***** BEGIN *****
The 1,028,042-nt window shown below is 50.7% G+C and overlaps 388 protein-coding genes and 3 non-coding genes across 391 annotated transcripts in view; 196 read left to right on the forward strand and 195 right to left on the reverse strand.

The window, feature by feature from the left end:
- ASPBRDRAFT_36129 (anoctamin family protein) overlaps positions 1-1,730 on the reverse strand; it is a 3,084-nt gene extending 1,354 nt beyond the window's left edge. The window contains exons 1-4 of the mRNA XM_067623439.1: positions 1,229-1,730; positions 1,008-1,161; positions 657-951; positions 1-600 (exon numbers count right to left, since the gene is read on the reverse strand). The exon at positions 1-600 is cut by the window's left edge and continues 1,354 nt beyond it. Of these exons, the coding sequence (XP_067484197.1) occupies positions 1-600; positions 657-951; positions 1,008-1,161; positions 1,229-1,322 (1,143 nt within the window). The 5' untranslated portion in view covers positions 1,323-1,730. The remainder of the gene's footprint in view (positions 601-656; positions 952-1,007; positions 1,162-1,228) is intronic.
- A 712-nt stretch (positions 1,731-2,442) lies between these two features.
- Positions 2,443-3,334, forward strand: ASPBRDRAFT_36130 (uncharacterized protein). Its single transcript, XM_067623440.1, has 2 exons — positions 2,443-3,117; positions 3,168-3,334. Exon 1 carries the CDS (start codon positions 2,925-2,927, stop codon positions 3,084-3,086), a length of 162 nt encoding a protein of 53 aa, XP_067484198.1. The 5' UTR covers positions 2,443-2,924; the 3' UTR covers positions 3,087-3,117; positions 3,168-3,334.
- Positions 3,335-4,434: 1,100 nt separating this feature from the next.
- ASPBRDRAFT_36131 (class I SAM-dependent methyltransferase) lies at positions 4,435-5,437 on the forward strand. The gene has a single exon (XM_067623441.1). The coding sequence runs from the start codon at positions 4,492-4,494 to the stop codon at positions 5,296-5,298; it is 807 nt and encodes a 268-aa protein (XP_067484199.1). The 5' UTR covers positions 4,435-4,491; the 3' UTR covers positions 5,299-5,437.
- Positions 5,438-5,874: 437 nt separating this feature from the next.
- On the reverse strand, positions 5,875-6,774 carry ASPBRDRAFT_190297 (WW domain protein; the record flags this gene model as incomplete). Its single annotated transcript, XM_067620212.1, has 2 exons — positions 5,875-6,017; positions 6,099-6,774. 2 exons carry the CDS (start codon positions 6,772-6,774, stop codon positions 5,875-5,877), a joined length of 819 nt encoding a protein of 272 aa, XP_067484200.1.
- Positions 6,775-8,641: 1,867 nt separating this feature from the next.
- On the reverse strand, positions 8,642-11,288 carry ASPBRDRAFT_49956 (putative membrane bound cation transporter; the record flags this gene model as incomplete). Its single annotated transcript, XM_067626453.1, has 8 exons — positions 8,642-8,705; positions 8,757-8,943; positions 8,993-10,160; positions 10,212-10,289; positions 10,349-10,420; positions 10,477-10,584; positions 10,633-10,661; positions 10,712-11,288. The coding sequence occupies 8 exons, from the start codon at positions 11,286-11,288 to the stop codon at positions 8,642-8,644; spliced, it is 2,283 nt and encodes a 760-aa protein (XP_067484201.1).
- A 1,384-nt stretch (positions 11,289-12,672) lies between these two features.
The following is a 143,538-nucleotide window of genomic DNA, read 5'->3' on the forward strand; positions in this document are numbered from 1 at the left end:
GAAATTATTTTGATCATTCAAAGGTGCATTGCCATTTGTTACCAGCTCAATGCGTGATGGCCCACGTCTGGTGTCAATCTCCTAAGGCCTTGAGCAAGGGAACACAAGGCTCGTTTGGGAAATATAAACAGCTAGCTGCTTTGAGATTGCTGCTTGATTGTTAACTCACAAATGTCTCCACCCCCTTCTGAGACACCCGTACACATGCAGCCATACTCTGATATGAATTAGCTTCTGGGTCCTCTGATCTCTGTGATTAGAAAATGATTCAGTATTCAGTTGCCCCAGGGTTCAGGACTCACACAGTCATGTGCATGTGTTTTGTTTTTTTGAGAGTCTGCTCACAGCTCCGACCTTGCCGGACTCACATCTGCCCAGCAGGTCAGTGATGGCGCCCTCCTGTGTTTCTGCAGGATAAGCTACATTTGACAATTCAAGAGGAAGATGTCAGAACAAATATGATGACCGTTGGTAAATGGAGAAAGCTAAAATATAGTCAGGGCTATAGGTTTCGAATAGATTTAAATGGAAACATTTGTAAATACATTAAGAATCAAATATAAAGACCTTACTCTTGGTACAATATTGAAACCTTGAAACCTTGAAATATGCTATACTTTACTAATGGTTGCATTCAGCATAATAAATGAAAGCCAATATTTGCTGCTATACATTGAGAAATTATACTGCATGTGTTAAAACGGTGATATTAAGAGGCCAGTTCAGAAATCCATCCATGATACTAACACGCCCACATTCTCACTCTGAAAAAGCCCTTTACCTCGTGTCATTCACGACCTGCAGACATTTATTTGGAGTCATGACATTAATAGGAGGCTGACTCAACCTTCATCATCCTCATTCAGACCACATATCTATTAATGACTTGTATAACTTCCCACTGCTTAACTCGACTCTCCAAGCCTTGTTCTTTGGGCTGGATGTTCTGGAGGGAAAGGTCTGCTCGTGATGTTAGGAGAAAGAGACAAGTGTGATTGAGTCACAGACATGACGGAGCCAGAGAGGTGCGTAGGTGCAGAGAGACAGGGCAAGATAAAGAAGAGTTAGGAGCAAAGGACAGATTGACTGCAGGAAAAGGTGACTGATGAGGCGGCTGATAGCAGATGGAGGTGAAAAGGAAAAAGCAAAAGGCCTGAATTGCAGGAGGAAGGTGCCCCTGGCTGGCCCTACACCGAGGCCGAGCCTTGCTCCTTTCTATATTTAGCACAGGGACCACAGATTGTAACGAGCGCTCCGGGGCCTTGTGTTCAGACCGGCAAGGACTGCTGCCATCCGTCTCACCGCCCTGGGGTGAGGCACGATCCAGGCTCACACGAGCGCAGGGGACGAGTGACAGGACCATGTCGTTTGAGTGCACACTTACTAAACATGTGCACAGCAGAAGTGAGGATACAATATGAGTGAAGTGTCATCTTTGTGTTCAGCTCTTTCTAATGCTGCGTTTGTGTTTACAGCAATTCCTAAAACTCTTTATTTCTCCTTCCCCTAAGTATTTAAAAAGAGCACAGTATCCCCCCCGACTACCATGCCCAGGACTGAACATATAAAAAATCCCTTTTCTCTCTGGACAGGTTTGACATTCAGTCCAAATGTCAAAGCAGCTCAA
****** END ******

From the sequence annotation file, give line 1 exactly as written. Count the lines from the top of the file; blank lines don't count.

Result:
The 1,028,042-nt window shown below is 50.7% G+C and overlaps 388 protein-coding genes and 3 non-coding genes across 391 annotated transcripts in view; 196 read left to right on the forward strand and 195 right to left on the reverse strand.